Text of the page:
Monday, March 01, 2010

Letter From the Editor: Solid Evidence of GOP's Unconstitutional Abuse of Power

Nearly 300 Bills Have Passed in House Since Current 111th Congress Took Office Nearly 14 Months Ago -- Many With Broad Bipartisan Support -- Only to be Tied Up by Unprecedented Brick Wall of Republican Filibusters in Senate; Minority Party Has No Constitutional Authority to Hold All Legislation Hostage by forcing 60-Vote 'Super Majority' in 100-Member Chamber

McClatchy graph

To say that the Republicans in the U.S. Senate are engaging in an unconstitutional abuse of power by blocking virtually all legislation proposed by either the Obama administration or the Democratic majority in Congress is not just political grandstanding. Nearly 300 bills that have passed in the House since the current 111th Congress took office 14 months ago have been blocked in the Senate by Republican filibusters. There is nothing in the Constitution that gives the minority party in the Senate any authority to hold these bills hostage by forcing a 60-vote "super majority." (Chart courtesy McClatchy Newspapers)

(Posted 5:00 a.m. EST Monday, March 1, 2010)
(Updated 9:00 a.m. EST Tuesday, March 2, 2010)

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EXTRA! Conservative Blogger ADMITS Republicans Can't Win on Filibuster Strategy -- CLICK HERE

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In a scathing editorial published in this space two weeks ago, The 'Skeeter Bites Report argued forcefully that the minority Republicans in the U.S. Senate were engaging in an unprecedented -- and unconstitutional -- abuse of power with their blanket use of the filibuster to block passage of virtually every piece of legislation proposed by the Obama administration and the Democratic majority in Congress.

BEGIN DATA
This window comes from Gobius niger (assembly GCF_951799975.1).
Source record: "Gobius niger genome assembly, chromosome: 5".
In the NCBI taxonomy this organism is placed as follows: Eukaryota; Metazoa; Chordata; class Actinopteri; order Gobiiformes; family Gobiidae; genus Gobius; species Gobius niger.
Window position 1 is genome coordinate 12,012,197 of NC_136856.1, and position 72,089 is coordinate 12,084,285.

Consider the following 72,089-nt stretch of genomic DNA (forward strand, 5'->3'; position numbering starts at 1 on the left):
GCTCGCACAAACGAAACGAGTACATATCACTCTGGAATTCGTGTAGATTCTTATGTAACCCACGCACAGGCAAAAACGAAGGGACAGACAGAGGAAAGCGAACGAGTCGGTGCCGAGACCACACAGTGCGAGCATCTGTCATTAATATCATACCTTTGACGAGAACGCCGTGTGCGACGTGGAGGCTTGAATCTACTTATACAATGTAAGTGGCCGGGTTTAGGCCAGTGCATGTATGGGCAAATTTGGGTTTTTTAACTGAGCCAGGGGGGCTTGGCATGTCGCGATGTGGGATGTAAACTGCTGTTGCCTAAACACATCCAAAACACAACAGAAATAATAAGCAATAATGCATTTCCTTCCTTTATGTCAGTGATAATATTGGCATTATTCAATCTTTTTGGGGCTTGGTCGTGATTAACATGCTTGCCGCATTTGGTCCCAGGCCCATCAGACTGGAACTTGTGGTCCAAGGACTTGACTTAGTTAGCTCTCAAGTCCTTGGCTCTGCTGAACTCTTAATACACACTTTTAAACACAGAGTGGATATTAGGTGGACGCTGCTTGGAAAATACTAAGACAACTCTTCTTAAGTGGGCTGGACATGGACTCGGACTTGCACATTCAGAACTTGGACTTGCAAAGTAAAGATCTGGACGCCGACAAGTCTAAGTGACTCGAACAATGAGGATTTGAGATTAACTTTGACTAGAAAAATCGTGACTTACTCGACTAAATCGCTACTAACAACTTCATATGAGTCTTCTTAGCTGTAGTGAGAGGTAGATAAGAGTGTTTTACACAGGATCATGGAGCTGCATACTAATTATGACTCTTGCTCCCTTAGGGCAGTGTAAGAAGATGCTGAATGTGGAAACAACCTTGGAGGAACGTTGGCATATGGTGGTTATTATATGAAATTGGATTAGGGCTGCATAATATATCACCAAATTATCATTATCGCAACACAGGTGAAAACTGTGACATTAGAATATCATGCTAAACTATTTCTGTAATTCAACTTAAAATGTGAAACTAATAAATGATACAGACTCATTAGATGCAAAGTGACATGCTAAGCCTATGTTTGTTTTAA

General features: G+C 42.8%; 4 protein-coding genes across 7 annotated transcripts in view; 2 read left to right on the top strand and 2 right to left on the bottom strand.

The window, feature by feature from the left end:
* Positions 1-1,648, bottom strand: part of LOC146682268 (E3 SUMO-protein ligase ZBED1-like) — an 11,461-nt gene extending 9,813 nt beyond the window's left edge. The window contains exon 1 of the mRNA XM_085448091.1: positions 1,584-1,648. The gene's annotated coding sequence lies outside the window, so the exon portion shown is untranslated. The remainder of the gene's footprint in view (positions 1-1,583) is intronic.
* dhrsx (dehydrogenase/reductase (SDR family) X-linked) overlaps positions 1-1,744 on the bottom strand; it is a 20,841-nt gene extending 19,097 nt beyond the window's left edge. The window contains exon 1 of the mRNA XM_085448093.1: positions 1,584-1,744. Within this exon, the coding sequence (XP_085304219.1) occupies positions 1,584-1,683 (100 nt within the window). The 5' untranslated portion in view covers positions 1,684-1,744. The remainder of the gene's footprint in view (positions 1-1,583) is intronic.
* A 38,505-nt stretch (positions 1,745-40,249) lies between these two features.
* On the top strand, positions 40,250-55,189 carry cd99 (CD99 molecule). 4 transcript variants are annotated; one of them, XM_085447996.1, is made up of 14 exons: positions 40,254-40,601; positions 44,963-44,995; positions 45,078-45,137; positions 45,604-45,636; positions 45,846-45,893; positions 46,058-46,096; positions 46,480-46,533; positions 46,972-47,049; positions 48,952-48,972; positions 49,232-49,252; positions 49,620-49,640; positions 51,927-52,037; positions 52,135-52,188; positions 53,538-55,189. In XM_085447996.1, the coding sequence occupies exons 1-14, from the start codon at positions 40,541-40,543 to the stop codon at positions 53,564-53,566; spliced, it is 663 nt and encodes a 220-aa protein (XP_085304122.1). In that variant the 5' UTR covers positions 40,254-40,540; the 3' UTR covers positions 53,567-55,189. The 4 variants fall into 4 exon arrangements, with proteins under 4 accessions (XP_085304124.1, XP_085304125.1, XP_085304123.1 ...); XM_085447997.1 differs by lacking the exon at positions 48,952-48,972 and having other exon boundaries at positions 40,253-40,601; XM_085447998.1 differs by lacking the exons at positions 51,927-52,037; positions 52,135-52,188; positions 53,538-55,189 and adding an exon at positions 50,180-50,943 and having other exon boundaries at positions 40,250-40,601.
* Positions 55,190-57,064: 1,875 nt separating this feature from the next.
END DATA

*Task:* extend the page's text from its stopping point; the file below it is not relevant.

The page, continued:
"Senate Republicans . . . are vowing to use their newly-bolstered filibuster power to stymie virtually every domestic policy initiative that [President] Obama proposes," the editorial thundered. "To say that this would paralyze the Senate would be a gross understatement. This is nothing less than a declaration by the Republicans of an insurrection against the administration and the majority party in Congress intended to make it impossible for the president to govern effectively.

"This is a flat-out abuse of power that imposes a tyranny of the minority," the editorial continued, "a tyranny that is clearly unconstitutional and violates the most precious tenet of democracy: That within the parameters set by the Constitution, the majority rules."

In the two weeks since that editorial was published, solid evidence has emerged to back up that conclusion.


For starters, the McClatchy Newspapers, in an analysis on the performance of the Senate since the current 111th Congress took office 14 months ago, reported that Senate Republicans "are using the filibuster to limit and often derail Democrats' initiatives, paralyzing the Senate and making it nearly impossible to accomplish even the most routine matters."

McClatchy noted that in the more than 13 months since President Obama took office, the number of filibusters -- and the cloture votes to kill them -- have risen dramatically. And they have come on a range of issues so broad as to be without precedent. To date, there have been 42 votes to invoke cloture, of which all but four were successful.

McClatchy estimates that if the partisan warfare continues, by the time the 111th Congress ends its term in December 2012, there could be as many as 153 cloture votes -- an all-time record high.

After Thursday's health-care reform summit between Obama and congressional leaders, in which both parties essentially dug in their heels, there is absolutely zero evidence that the warfare won't end any time soon. On the contrary, it is certain to solidify even further.